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The National Consumer Disputes Redressal Commission (NCDRC) recently fined a hospital Rs 1.5 crore after it came to light that a semen mix-up had occurred on account of the hospital’s negligence. It was found that this mix-up had led to a child being born through artificial insemination from the gametes of another man. The action was taken after the aggrieved couple filed a case in the National Consumer Disputes Redressal Commission.
Background of the case
The couple that appealed to the NCDCR had approached the Bhatia Global Hospital and Endosurgery Institute, New Delhi in 2008 for having a child through the use of Artificial Reproductive Technology. An Intra-Cytoplasmic Sperm Injection was administered as part of the process. Following the process, the woman, in 2009, gave birth to twins unaware that a sperm mix-up had occurred and her husband was not the biological father of the twins.
How did the couple find out about the parentage of the twins?
The blood group of the twins was different from what was possible as per the principles of medical science. The couple thus conducted a paternity test when it was revealed that the father was someone else.
What did the couple say in their appeal?
The couple claimed a compensation of Rs. 2 crores complaining that the mix-up had led to family discord, emotional turmoil, and also fears of genetically inherited diseases.
What order did the NCDRC pass?
The commission ordered the Bhatia Global Hospital and Endosurgery Institute, its director and chairperson to pay Rs. 1 crore to the couple. It also fined the two doctors involved in the process to pay Rs. 10 lakhs to the couple. Additionally, the hospital was ordered to deposit Rs. 20 lakhs in the Consumer Legal Aid Account of the Commission. It directed that the amount be kept in a nationalized bank in fixed deposit in the names of each twin in equal proportion till they reach the age of majority.
It reasoned that the family genealogy had been changed irreversibly due to the fault of the hospital. Additionally, it also said that the possibility of genetic diseases due to the mix-up was unpredictable and hence a valid concern.
The commission also remarked that the mushrooming of Assisted Reproductive Technology clinics in the country without proper expertise with the doctors was resulting in the incorrect treatment being given and more cases of negligence occurring.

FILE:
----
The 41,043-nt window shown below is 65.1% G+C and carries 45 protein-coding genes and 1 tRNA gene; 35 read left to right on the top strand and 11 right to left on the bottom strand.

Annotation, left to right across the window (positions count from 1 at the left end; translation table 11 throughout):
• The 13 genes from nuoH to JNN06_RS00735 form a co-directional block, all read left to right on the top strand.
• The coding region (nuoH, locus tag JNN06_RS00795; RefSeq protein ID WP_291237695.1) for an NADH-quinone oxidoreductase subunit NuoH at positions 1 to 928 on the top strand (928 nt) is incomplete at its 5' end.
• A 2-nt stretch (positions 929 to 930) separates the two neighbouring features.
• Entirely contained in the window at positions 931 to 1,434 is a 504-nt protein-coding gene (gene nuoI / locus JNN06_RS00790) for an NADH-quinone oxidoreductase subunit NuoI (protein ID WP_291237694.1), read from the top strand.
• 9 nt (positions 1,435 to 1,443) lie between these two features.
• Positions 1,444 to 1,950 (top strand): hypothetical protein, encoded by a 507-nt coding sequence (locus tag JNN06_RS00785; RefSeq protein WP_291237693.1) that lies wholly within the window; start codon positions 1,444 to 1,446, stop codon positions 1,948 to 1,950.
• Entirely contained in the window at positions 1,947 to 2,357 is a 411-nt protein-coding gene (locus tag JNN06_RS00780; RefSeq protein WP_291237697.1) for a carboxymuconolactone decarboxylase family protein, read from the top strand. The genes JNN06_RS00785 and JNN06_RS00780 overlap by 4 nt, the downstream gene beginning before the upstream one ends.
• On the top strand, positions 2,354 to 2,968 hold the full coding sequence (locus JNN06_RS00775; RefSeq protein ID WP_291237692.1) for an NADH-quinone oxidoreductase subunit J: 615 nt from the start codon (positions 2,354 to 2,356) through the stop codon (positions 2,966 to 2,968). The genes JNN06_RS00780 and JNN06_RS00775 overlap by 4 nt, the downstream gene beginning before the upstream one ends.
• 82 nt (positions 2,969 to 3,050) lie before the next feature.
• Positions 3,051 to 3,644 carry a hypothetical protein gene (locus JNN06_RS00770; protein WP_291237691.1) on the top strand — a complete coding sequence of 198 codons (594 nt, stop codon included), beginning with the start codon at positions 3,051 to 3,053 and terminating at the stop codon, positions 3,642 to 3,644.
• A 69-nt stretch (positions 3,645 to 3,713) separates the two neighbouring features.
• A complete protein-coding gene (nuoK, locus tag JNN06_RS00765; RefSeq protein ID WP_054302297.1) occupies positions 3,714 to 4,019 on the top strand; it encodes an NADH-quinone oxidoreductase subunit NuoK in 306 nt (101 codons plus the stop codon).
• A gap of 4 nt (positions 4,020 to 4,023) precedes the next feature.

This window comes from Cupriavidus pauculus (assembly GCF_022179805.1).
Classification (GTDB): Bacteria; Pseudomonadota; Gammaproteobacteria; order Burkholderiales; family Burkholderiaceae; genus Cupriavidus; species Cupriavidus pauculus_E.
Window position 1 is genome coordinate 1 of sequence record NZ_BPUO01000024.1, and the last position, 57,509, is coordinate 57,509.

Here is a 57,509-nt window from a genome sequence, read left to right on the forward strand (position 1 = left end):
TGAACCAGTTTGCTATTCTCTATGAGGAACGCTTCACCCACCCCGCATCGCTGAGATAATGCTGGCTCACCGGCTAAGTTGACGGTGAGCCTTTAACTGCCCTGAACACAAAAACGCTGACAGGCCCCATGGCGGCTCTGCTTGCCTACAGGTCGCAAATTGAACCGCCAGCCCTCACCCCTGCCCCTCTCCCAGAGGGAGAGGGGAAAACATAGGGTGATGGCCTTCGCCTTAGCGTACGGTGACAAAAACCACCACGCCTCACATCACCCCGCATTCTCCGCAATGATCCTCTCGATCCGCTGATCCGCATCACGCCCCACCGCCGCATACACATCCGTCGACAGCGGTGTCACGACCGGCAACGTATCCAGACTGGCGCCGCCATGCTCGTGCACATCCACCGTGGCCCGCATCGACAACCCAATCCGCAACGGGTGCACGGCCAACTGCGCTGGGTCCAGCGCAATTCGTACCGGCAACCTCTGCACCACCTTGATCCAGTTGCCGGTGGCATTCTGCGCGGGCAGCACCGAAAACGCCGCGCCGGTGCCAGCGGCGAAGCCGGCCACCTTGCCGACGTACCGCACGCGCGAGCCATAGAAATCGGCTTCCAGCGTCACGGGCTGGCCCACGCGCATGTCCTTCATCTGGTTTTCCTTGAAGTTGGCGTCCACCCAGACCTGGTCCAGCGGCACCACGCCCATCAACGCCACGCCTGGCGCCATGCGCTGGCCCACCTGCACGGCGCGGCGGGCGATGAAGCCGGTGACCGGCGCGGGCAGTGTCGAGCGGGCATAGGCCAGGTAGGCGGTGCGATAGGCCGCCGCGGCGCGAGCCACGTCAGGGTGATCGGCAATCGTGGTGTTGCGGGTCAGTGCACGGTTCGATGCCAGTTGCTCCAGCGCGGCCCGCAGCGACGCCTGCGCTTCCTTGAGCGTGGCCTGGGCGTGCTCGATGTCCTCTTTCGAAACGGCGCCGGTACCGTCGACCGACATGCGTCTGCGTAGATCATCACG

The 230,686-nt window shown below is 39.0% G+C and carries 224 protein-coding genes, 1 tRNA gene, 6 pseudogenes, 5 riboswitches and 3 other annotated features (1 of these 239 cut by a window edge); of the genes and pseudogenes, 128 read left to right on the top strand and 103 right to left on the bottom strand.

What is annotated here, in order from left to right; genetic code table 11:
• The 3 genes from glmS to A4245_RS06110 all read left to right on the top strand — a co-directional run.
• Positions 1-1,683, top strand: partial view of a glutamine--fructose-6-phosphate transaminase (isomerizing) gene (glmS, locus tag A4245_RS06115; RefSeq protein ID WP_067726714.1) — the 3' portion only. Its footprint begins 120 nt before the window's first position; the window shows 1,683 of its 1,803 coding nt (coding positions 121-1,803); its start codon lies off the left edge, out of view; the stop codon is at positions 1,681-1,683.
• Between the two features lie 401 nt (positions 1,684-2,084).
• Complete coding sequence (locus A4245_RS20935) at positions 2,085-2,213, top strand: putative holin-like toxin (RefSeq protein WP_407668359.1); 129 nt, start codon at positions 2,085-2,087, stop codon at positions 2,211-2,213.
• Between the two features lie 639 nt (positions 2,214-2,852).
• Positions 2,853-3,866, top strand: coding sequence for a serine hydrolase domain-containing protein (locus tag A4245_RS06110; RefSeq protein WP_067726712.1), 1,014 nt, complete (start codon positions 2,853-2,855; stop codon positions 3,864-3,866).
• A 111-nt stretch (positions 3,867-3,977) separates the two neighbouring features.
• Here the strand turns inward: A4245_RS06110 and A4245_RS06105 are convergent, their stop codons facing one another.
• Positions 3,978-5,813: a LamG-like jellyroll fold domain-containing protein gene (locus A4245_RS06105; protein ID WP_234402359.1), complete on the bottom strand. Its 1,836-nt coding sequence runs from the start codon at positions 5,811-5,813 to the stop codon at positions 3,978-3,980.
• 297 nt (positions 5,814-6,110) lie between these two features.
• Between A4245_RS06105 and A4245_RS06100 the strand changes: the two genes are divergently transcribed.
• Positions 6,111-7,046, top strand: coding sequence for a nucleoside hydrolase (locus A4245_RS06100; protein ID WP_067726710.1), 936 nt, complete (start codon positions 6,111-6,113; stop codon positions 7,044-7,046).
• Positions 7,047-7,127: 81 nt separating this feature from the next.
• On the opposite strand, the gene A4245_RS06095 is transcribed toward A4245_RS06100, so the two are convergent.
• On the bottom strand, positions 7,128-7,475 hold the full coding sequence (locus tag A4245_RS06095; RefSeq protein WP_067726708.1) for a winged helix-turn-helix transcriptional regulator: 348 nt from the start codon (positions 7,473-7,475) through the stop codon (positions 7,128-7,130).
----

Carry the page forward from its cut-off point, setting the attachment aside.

What are Assisted Reproductive Technologies?
Assisted Reproductive Technologies as the name suggests are intended to help infertile couples give birth to children. The process involves the manipulation of eggs and embryos to achieve pregnancy. In Vitro Fertilization (IVF) is the most common procedure under Assisted Reproductive Technologies.
What is the relevant law in India?
Assisted Reproductive Technology was used in India in 1978 to give birth to Kanupriya alias Durga in Kolkata who is the first test-tube baby to be born in the country.
This medical industry grew exponentially without a solid law or regulation in place until 2021 when the Parliament passed the Assisted Reproductive Technologies Act that brought within its purview and regulation over forty-thousand clinics.
The Act requires all such clinics to be registered under the National Registry of Banks and Clinics in India which functions as the central database of all clinics providing Assisted Reproductive Technology services in the country. Clinics are prohibited from rendering any such services before registration.
The Act also mandates the setting up of a National Reproductive Technology and Surrogacy Board. The Board shall lay down the code of conduct to be followed by all clinics and persons involved in the process. Additionally, it also supervises the registry.
The act also penalizes the contravention of its provisions by imposing a fine of Rs. 5 lakhs to 10 lakhs for first-time offenders. Subsequent contravention may also lead to imprisonment of eight to twelve years and a fine of Rs. 10 to 12 lakhs.